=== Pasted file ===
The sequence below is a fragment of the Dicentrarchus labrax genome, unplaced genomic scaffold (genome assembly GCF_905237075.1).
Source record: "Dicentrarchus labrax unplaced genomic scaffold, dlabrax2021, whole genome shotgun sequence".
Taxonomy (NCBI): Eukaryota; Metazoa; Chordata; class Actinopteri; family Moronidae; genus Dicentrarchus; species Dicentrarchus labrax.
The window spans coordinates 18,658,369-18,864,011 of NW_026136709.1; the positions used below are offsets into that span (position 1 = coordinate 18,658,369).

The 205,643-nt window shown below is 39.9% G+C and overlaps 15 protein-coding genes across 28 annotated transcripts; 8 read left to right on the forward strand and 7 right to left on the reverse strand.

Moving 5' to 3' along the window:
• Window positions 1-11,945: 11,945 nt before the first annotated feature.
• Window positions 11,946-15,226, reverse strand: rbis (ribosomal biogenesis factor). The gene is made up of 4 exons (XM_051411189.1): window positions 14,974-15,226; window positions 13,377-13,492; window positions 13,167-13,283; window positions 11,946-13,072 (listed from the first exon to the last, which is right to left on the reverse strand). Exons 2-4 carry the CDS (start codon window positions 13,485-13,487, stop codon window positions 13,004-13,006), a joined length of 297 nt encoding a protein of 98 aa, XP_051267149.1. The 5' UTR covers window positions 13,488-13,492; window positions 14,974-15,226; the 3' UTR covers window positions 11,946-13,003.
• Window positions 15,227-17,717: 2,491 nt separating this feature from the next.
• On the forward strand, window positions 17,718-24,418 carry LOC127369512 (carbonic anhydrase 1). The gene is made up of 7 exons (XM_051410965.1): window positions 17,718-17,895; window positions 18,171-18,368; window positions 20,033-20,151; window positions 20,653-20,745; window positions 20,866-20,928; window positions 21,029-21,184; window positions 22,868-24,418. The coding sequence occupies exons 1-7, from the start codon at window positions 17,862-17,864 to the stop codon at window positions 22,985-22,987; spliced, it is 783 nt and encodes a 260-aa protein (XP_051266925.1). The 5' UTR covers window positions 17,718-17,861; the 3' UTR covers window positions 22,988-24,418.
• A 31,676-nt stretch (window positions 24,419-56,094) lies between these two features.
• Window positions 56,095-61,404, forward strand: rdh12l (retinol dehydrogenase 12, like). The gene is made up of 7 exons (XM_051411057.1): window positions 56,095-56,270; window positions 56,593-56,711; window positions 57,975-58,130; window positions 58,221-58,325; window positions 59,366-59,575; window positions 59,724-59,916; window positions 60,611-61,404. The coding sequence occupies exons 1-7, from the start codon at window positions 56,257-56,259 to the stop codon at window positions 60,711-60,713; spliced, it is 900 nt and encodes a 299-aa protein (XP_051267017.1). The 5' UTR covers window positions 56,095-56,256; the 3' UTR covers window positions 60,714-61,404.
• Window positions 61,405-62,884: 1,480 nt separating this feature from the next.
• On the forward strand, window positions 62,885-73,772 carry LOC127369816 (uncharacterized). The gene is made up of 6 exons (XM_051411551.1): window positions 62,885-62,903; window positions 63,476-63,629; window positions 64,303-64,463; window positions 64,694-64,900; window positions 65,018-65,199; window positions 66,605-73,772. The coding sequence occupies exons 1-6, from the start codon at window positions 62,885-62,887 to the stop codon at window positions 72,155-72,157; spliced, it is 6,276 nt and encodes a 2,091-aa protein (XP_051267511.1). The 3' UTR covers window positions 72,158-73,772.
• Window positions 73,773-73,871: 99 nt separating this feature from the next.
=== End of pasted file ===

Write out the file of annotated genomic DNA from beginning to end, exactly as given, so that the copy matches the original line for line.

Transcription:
The sequence below is a fragment of the Dicentrarchus labrax genome, unplaced genomic scaffold (genome assembly GCF_905237075.1).
Source record: "Dicentrarchus labrax unplaced genomic scaffold, dlabrax2021, whole genome shotgun sequence".
Taxonomy (NCBI): Eukaryota; Metazoa; Chordata; class Actinopteri; family Moronidae; genus Dicentrarchus; species Dicentrarchus labrax.
The window spans coordinates 18,658,369-18,864,011 of NW_026136709.1; the positions used below are offsets into that span (position 1 = coordinate 18,658,369).

The 205,643-nt window shown below is 39.9% G+C and overlaps 15 protein-coding genes across 28 annotated transcripts; 8 read left to right on the forward strand and 7 right to left on the reverse strand.

Moving 5' to 3' along the window:
• Window positions 1-11,945: 11,945 nt before the first annotated feature.
• Window positions 11,946-15,226, reverse strand: rbis (ribosomal biogenesis factor). The gene is made up of 4 exons (XM_051411189.1): window positions 14,974-15,226; window positions 13,377-13,492; window positions 13,167-13,283; window positions 11,946-13,072 (listed from the first exon to the last, which is right to left on the reverse strand). Exons 2-4 carry the CDS (start codon window positions 13,485-13,487, stop codon window positions 13,004-13,006), a joined length of 297 nt encoding a protein of 98 aa, XP_051267149.1. The 5' UTR covers window positions 13,488-13,492; window positions 14,974-15,226; the 3' UTR covers window positions 11,946-13,003.
• Window positions 15,227-17,717: 2,491 nt separating this feature from the next.
• On the forward strand, window positions 17,718-24,418 carry LOC127369512 (carbonic anhydrase 1). The gene is made up of 7 exons (XM_051410965.1): window positions 17,718-17,895; window positions 18,171-18,368; window positions 20,033-20,151; window positions 20,653-20,745; window positions 20,866-20,928; window positions 21,029-21,184; window positions 22,868-24,418. The coding sequence occupies exons 1-7, from the start codon at window positions 17,862-17,864 to the stop codon at window positions 22,985-22,987; spliced, it is 783 nt and encodes a 260-aa protein (XP_051266925.1). The 5' UTR covers window positions 17,718-17,861; the 3' UTR covers window positions 22,988-24,418.
• A 31,676-nt stretch (window positions 24,419-56,094) lies between these two features.
• Window positions 56,095-61,404, forward strand: rdh12l (retinol dehydrogenase 12, like). The gene is made up of 7 exons (XM_051411057.1): window positions 56,095-56,270; window positions 56,593-56,711; window positions 57,975-58,130; window positions 58,221-58,325; window positions 59,366-59,575; window positions 59,724-59,916; window positions 60,611-61,404. The coding sequence occupies exons 1-7, from the start codon at window positions 56,257-56,259 to the stop codon at window positions 60,711-60,713; spliced, it is 900 nt and encodes a 299-aa protein (XP_051267017.1). The 5' UTR covers window positions 56,095-56,256; the 3' UTR covers window positions 60,714-61,404.
• Window positions 61,405-62,884: 1,480 nt separating this feature from the next.
• On the forward strand, window positions 62,885-73,772 carry LOC127369816 (uncharacterized). The gene is made up of 6 exons (XM_051411551.1): window positions 62,885-62,903; window positions 63,476-63,629; window positions 64,303-64,463; window positions 64,694-64,900; window positions 65,018-65,199; window positions 66,605-73,772. The coding sequence occupies exons 1-6, from the start codon at window positions 62,885-62,887 to the stop codon at window positions 72,155-72,157; spliced, it is 6,276 nt and encodes a 2,091-aa protein (XP_051267511.1). The 3' UTR covers window positions 72,158-73,772.
• Window positions 73,773-73,871: 99 nt separating this feature from the next.